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March 15, 2022 10:56 am MST

Sorry Heidi: There Is No GOP "Leading Candidate" For Governor

  • by: Colorado Pols

An announcement from Colorado Republican gubernatorial candidate Heidi Ganahl about a “gubernatorial forum” tonight in Colorado Springs struck us with its newly-added presumptuous tagline:

As you can see, Ganahl is now billing herself as the “leading Republican candidate for governor.” In the advertising world, “leading,” like “best-selling,” is a claim you’re supposed to be able to justify with hard metrics–otherwise it’s better to go with more vague superlatives like “fastest-growing” that don’t necessary imply they are actually, you know, #1.

Not to mention the age-old saying: “if you have to say you are, you aren’t.”

But that got us thinking in all fairness: what’s the metric by which Heidi Ganahl could plausibly justify calling herself the “leading candidate?” There’s only one head-to-head matchup poll that’s been done pitting Ganahl and her upstart Republican opponent Danielle Neuschwanger against incumbent Gov. Jared Polis, and in that poll Neuschwanger performed better against Polis than Ganahl.

At last week’s candidate forum in DougCo, Ganahl reacted poorly to this being pointed out:

Would the metric Heidi is relying on be fundraising, then? Ganahl has technically raised the most of the Republican primary pack, but by any objective scale her fundraising has been extremely anemic compared to other Republican primary candidates in Colorado running for U.S. Senate and even congressional races. Ganahl certainly hasn’t demonstrated the fundraising ability to distinguish herself beyond the resources any Republican nominee could reasonably expect to start flowing after the primary.

So if it’s not polling and not fundraising, which most people would call the two most important benchmarks, where else can Ganahl point to justify her claim to be the “leading candidate for governor?” It’s not social media footprint either. Danielle Neuschwanger has well over twice the number of Twitter followers as Ganahl. Then we went over to Ganahl’s Youtube page to see how her overproduced campaign videos are going over:

We’re sorry to report that virality…has not been achieved! After a months-long controversial “podcast tour” to pre-launch her campaign and months since then on the trial, Ganahl has by no metric we can identify emerged as the “leading candidate,” or even minimally caught on as a contender in the race. That reflects a massive amount of wasted time and effort trying to build Ganahl’s name ID over the past year, results that Neuschwanger can undo with a few Lauren Boebert-style potshots.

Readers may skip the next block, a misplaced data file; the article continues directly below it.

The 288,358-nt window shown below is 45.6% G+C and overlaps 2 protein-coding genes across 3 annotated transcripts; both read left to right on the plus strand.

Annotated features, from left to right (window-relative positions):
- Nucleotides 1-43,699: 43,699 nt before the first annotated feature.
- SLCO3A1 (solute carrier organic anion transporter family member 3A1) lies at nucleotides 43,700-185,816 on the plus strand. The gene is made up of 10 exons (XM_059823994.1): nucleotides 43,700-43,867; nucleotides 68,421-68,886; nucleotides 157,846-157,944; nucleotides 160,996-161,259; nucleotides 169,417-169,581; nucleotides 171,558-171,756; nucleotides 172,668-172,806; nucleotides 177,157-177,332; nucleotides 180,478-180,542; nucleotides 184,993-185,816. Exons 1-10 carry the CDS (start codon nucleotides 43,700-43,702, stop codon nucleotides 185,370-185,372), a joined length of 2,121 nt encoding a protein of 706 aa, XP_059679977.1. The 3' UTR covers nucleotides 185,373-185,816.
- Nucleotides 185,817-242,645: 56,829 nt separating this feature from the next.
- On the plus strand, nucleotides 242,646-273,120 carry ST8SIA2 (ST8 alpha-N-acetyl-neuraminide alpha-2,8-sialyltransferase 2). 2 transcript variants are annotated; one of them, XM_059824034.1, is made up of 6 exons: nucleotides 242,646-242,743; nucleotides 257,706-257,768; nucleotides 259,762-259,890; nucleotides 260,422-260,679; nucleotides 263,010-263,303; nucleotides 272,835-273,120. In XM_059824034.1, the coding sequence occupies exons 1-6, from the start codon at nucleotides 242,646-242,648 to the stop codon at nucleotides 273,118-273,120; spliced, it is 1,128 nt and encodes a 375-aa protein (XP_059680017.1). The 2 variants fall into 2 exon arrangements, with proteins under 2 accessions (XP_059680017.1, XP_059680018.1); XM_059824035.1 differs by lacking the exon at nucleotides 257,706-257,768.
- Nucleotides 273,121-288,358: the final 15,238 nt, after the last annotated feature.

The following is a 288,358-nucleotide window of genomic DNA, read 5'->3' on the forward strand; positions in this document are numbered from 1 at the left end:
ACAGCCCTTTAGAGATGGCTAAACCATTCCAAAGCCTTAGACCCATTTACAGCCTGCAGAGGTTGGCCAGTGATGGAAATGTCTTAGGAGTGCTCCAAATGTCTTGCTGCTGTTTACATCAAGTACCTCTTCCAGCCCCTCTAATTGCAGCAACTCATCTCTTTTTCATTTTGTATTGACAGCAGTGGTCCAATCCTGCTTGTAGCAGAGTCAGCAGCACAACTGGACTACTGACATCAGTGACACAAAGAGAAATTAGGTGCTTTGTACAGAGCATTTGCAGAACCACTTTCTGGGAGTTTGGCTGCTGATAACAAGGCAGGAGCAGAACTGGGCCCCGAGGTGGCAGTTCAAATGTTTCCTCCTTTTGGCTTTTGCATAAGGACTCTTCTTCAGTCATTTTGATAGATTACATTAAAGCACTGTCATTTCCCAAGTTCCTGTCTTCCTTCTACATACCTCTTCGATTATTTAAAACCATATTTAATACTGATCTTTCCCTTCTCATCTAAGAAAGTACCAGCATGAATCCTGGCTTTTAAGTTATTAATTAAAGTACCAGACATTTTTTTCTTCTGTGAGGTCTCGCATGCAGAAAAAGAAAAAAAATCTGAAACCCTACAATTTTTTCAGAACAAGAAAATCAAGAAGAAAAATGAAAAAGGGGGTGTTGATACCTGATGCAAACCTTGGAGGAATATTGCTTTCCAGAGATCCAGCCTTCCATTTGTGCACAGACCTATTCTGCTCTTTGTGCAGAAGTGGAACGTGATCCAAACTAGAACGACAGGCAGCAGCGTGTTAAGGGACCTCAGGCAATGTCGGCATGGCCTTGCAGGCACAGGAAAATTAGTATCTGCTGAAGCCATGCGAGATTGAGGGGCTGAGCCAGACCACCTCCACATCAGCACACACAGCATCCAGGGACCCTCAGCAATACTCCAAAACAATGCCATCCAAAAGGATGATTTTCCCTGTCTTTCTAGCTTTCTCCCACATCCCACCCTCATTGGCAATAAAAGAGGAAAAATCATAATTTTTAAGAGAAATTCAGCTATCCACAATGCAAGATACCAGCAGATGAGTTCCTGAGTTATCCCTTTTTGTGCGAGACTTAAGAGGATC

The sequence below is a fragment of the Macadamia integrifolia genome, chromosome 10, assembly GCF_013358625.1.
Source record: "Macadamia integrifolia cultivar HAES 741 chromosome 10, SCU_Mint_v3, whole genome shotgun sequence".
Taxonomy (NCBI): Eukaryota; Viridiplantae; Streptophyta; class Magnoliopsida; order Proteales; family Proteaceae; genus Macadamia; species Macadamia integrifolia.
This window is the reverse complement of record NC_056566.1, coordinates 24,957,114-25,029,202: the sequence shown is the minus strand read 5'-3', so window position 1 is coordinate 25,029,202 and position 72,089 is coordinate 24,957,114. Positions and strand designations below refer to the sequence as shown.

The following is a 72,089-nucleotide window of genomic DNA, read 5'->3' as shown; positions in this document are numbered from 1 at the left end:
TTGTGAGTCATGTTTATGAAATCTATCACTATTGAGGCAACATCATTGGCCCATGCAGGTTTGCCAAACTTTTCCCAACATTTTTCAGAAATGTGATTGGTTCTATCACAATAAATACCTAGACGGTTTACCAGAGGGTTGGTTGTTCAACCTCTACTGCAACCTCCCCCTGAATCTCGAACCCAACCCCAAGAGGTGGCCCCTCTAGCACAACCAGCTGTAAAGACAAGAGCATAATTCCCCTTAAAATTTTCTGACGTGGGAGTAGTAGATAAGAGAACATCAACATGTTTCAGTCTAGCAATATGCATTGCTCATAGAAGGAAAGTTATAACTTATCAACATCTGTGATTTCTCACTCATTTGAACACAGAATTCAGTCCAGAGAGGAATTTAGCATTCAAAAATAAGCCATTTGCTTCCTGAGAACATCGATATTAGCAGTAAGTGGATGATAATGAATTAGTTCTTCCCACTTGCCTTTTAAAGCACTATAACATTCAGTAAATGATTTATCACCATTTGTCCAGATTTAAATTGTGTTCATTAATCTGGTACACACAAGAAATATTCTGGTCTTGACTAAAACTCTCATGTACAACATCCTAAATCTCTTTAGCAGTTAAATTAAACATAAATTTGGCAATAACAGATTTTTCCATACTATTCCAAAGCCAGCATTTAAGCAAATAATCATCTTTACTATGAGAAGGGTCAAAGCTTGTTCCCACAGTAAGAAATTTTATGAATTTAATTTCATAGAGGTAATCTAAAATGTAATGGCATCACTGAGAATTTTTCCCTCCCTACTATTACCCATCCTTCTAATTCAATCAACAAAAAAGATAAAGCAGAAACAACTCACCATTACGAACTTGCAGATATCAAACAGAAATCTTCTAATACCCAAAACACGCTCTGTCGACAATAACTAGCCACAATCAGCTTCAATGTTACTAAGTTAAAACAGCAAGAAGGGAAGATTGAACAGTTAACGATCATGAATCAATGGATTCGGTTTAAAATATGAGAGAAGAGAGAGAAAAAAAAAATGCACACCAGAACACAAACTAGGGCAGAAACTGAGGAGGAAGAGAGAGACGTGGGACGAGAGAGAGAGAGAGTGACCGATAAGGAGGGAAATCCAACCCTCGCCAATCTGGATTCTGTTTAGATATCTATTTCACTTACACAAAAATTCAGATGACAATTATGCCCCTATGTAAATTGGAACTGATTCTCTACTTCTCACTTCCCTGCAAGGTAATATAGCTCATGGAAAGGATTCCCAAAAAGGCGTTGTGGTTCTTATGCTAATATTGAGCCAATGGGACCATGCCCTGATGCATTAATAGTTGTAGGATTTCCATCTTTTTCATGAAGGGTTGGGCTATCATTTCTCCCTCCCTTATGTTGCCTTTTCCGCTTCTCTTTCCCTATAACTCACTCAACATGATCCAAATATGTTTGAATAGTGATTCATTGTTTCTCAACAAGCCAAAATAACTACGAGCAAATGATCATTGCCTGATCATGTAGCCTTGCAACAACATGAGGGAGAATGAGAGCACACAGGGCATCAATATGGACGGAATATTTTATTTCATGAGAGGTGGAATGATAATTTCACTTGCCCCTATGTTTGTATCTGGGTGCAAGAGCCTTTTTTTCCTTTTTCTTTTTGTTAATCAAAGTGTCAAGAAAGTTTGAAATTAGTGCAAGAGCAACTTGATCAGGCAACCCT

Then just yesterday, the latest sign of “strength” came via the Colorado Sun’s Sandra Fish, reporting that Ganahl has turned in a perilously narrow margin of petition signatures, and as a result will be participating in the GOP’s state assembly next month as insurance for even making the primary ballot:

Ganahl claims to have performed some kind of secondary vetting of her collected signatures, but that’s still a far smaller margin than U.S. Senate candidate Joe O’Dea afforded himself by turning in over 23,000 voter signatures to validate. Would you call a candidate who fails to collect enough signatures after taking that route to qualify for the ballot and then has to play catch-up at assembly a “leading candidate?”

The increasingly undeniable truth is that Ganahl’s unexpected but profound weakness as a candidate has created a genuine opening for the relatively unknown Danielle Neuschwanger, and Ganahl is going to have to struggle all the way to June 28th for this nomination. We do expect that if Ganahl is forced to face off against Neuschwanger at the GOP state assembly she’ll get the required 30% to stay in the race–but there’s also a decent chance that Neuschwanger will beat Ganahl at the assembly. It will be even nore difficult to call Ganahl the “leading candidate” with a straight face after that.

In the event, just remember as usual that we said so.


10 thoughts on “Sorry Heidi: There Is No GOP “Leading Candidate” For Governor

  1. You know, given the acumen of the typical Republican primary voter, encouraging these two to get into a nasty cat fight might be a sound strategy for improving interest and turnout in the GOP primary race.


    1. Would you describe two competing male candidates as being in a "cat fight?"

      Other than that, you're probably right – it will improve interest, if not turnout.

      Inside baseball report from the upcoming Dem primary – we have all our ducks in a row as far as counting ballots, verifying delegates, etc. Republicans, as usual, are a hot mess.

  2. Can one have a "Gubernatorial Forum" with only one Gubernor candidate?

    And I find it interesting that a quick Google search turns up precisely NO mention of the event associated with "El Paso County Republican Women" or "Colorado Springs" "College Republicans." So, no doubt it will be hugely attended.

    1. Ah, looking for OTHER descriptors, I find this is a "2022 Republican gubernatorial debate live starting at 6 p.m. tonight"

      I continue to shake my head at the abuse of the word "debate." 

      Nonetheless, I am hoping some other person has been watching and will cover the event, emphasizing if anyone learned something from earlier debates and is "debating" in a manner to appeal to party participants for the Assembly or trying to already appeal for votes at the end-of-June primary.


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